The FIA World Rally Championship crosses the Atlantic for the second time this year, returning to the YPF Rally Argentina, a fixture of the championship for decades and the scene of of one of 2017’s most closely fought battles.
Elfyn Evans ultimately had to cede best to Thierry Neuville on the Power Stage, but not before putting on one of the performances of his career, a fitting precursor to his maiden victory at home mere months later.
It was a performance which summed up the event itself rather neatly, Argentina having long been regarded as a rally which both enthralls and punishes otherwise minor mistakes incredibly heavily, as Evans will no doubt testify.
Part of the WRC calendar since 1980, Rally Argentina has been based in the province of Cordoba since 1984, long enough to have cultivated an immensely passionate following. It’s one of those events that, bar shrinking in size at the behest of the FIA, has managed to retain much of its fundamental character, one that’s proved popular with both drivers and spectators. It’s an event which takes place in a variety of different landscapes, but one which will forever be defined by long-haul tests high up in the Traslasierra mountain, a lunar landscape dotted with crags of jutting bedrock, terraced house-sized boulders, mind-focussing drops and massed banks of passionate, meat-grilling spectators. And water splashes. Lots and lots of water splashes.
This year’s route is a tale of three halves, each leg fundamentally different in a character tolast,though all are based in the picturesque town of Villa Carlos Paz.Said town will also host a characterful spectator stage on Thursday night, before the event proper commences first thing on Friday morning. Friday totals a full 154.2km of competitive stage mileage centred within the sandy Calamuchita Valley, beginning with the 16.6km of Las Bajadas-Villa del Dique, then the 33.5km of Amboy-Yacanto, followed by the 23.8km test that is Santa Rose-San Agustin. All 3 stages are repeated in the afternoon, but not before the crews head to a late morning super special in Carlos Paz’s theme park.
Leg two totals a whisper under 150km of competitive stage mileage in the Punilla Valley region, Tanti-Mataderos (13.9km) kicking things off, followed by Los Gigantes-Cuchilla Nevada (16.9km) and Cuchilla Nevada-Rio Pinitos (41.4km). There’s then another trip to the Carlos Paz theme park for a further spectator stage before the morning loop of stages is repeated in the afternoon.
Sunday sees the rally going back to its routes in the Traslasierras, its pair of stages both classics and most certainly not to be underestimated. Copina-El Condor begins the day (16.4km), twisting its way high into the mountains and offering stunning views of the lunar landscape. It’s swiftly followed by Giulio Cesare-Mina Clavero (22.4km), before the re-run of El Condor, the Power Stage, concludes the rally.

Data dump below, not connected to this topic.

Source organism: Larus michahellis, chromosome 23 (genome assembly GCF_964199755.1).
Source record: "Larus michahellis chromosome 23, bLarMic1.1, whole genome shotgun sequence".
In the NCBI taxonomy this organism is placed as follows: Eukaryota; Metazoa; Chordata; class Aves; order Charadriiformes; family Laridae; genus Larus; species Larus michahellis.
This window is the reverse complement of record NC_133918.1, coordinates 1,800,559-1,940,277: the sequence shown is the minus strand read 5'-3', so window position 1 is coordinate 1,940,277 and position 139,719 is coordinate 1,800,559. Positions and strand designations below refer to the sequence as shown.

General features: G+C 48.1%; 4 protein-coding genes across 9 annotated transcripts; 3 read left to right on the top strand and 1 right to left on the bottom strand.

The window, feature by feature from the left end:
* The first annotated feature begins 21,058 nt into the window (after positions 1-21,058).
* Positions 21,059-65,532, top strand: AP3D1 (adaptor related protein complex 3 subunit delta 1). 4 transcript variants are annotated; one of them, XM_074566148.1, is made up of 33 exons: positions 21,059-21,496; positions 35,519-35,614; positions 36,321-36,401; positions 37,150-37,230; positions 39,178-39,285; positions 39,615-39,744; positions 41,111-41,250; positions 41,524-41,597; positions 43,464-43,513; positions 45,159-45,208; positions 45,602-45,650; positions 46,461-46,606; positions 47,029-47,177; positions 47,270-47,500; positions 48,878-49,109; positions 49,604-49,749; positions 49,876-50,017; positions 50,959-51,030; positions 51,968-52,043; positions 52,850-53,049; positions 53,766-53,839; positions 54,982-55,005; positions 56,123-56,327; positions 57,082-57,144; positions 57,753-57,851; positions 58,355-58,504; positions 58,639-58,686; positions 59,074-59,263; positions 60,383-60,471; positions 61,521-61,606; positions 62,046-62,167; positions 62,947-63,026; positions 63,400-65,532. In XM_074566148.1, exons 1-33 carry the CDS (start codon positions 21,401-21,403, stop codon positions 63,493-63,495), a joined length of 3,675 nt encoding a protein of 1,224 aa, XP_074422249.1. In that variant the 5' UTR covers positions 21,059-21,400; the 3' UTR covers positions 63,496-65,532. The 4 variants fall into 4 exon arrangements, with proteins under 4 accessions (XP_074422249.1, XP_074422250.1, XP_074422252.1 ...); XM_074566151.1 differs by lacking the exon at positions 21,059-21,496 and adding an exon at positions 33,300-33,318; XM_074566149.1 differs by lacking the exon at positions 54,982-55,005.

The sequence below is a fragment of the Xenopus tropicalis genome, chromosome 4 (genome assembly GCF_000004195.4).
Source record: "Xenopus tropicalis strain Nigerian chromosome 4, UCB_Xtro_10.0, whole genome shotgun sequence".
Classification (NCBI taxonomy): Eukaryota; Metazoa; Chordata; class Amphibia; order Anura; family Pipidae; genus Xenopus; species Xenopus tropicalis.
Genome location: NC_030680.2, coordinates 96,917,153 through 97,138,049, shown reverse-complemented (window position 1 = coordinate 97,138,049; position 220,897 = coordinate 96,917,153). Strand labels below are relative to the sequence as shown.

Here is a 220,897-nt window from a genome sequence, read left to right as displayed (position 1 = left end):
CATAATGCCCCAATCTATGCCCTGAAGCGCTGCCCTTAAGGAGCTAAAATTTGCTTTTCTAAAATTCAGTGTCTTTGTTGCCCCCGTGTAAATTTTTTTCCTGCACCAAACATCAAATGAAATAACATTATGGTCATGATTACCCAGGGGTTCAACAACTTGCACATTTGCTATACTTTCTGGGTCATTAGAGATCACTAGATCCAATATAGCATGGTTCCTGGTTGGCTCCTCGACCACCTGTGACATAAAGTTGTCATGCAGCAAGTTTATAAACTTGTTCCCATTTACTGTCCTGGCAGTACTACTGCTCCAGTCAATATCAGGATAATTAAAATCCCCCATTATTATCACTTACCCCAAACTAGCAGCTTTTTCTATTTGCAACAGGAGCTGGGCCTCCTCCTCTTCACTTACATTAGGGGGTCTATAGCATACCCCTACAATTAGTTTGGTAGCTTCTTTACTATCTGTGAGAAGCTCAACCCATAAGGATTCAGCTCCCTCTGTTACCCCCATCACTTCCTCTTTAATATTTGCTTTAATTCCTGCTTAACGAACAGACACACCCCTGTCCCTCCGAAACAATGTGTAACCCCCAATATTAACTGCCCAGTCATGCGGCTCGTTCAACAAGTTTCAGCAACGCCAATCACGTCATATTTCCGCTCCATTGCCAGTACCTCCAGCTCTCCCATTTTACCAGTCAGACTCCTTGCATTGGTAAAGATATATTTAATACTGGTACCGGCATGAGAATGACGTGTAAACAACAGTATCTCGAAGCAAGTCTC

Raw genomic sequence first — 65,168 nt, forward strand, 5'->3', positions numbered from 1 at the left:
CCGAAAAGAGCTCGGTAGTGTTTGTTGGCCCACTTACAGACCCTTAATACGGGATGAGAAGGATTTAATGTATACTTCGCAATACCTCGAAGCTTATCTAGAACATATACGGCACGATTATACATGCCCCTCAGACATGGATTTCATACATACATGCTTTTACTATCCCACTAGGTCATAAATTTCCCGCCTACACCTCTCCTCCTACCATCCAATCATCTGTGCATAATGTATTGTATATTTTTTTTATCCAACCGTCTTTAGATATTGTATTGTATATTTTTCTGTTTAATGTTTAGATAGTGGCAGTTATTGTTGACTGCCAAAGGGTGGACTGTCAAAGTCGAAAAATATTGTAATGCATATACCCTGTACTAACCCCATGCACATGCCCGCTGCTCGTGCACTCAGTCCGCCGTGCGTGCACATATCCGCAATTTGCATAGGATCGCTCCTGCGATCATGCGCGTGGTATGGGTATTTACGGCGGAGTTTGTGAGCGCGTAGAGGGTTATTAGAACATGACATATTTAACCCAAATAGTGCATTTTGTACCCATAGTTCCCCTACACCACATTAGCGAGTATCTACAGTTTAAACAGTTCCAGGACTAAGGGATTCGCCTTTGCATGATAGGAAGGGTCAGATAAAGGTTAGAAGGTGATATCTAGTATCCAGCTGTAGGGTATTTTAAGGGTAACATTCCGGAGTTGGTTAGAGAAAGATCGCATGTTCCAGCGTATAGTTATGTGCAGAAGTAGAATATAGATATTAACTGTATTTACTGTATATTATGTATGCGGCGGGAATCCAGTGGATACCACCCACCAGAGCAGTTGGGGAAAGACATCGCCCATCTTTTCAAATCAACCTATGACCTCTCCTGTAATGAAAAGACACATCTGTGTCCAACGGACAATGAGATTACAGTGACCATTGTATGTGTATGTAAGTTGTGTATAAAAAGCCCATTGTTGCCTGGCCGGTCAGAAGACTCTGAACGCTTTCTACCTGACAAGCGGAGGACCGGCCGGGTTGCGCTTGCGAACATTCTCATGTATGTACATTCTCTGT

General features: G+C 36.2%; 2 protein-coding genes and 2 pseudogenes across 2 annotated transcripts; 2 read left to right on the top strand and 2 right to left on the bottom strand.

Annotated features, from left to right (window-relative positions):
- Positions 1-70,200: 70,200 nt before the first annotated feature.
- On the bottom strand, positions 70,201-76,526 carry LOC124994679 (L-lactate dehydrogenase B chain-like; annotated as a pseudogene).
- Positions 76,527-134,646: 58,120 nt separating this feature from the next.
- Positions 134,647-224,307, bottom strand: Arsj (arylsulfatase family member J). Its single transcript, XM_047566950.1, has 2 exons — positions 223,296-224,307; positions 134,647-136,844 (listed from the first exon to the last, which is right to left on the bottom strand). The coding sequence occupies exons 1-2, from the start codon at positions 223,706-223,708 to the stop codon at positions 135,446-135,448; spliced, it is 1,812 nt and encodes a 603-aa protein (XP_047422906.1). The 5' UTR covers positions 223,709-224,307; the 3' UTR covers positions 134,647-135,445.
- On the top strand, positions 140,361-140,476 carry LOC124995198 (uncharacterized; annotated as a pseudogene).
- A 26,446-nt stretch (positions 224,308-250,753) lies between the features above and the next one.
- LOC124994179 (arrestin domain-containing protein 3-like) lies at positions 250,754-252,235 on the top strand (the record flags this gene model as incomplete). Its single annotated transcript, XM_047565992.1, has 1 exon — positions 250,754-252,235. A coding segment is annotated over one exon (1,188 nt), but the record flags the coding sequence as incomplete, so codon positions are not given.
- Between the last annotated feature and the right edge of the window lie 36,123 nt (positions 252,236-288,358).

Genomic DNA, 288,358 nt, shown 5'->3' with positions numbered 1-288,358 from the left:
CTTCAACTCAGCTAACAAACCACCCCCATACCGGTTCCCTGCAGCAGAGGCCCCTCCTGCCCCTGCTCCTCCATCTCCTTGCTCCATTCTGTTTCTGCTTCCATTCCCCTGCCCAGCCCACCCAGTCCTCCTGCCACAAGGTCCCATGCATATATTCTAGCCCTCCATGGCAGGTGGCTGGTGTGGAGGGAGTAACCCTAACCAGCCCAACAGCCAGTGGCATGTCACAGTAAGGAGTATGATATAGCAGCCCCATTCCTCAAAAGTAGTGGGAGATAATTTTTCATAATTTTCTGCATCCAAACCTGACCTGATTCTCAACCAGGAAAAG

Argentine stages are as rough and unforgiving as you’ll find in the modern WRC, with tight and technical sections bordered by massive boulders. Tricky enough on the first pass, many a WRC driver has found his progress further impeded on the second run through, the stages having a pronounced tendency to degrade markedly as cars pass. This degradation normally manifests itself as deep, often jagged ruts, littered with equally sharp rocks pulled out by aggressive cuts and off-line excursions. Factor in the changing nature of the locale outlined above, and it’s no wonder that you can expect all the WRC cars to sport towering ride heights with maximum suspension travel, plus a mix of soft and hard compound rubber depending on the character of the specific stages they’re due to face.
M-Sport Ford World Rally Team
Sébastien Ogier’s performance in Corsica last time out will have made ominous watching for all his competitors, as, to put it bluntly, the Frenchman barely appeared to exert himself in his drive to victory. The nature of the Argentine roads mean that he’ll likely have to work harder to repeat the trick this time out though, and that’s before we even touch upon his hugely disadvantageous road position, right out in front at the head of the field. A Friday spent road sweeping therefore awaits the reigning champion, though it’s worth remembering that no other driver has as much experience of negating the damage caused by such a poor road position (a legacy of his VW days), and it would take a brave individual to bet against him coming away with at least a handy haul of points.
Elfyn Evans came agonisingly close to scoring his maiden win in Argentina this time last year, and probably would have had he not clipped a bridge midway through the Power Stage. Still, it’s a far more mature and focussed Welshman that returns in 2018, no doubt more confident in his ability to manage and maintain a lead off the back of his stunning performance on Rally GB. He’ll be hoping for a repeat of last year (though without the advantage of DMACK tyres) of course, largely as he’s yet to really make an impact in 2018 after a rash of shockingly poor luck and the odd off-stage mistake. He will at least be reunited with Dan Barritt, the Englishman now fully recovered from the Mexican roll that forced him to miss the Corsican round.
The third M-Sport Fiesta has been allocated to Teemu Suninen, the rapidly improving Finn also seeking to stake a claim on a full time works seat in 2019. Suninen’s proved his raw pace already, now he needs to polish it and work on his consistency, all while getting to grips with an unfamiliar rally.
Hyundai Shell Mobis World Rally Team
Hyundai’s de-facto team leader was the man who benefitted most from Elfyn Evans’ misfortunes here last year, Thierry Neuville coming from behind the snatch a highly significant victory. The Belgian will be aiming to repeat the trick this time around, particularly after a deeply frustrating trip to Corsica, one where he struggled with the handling of his i20 WRC and had to drive at the very limit of his powers just to remain in touch with the top two. Still, he knows what it takes to win here and has all the motivation he could want, coming into the rally a mere 7 points behind Ogier in the title race, a position which will also saddle him with second place on the road on Friday.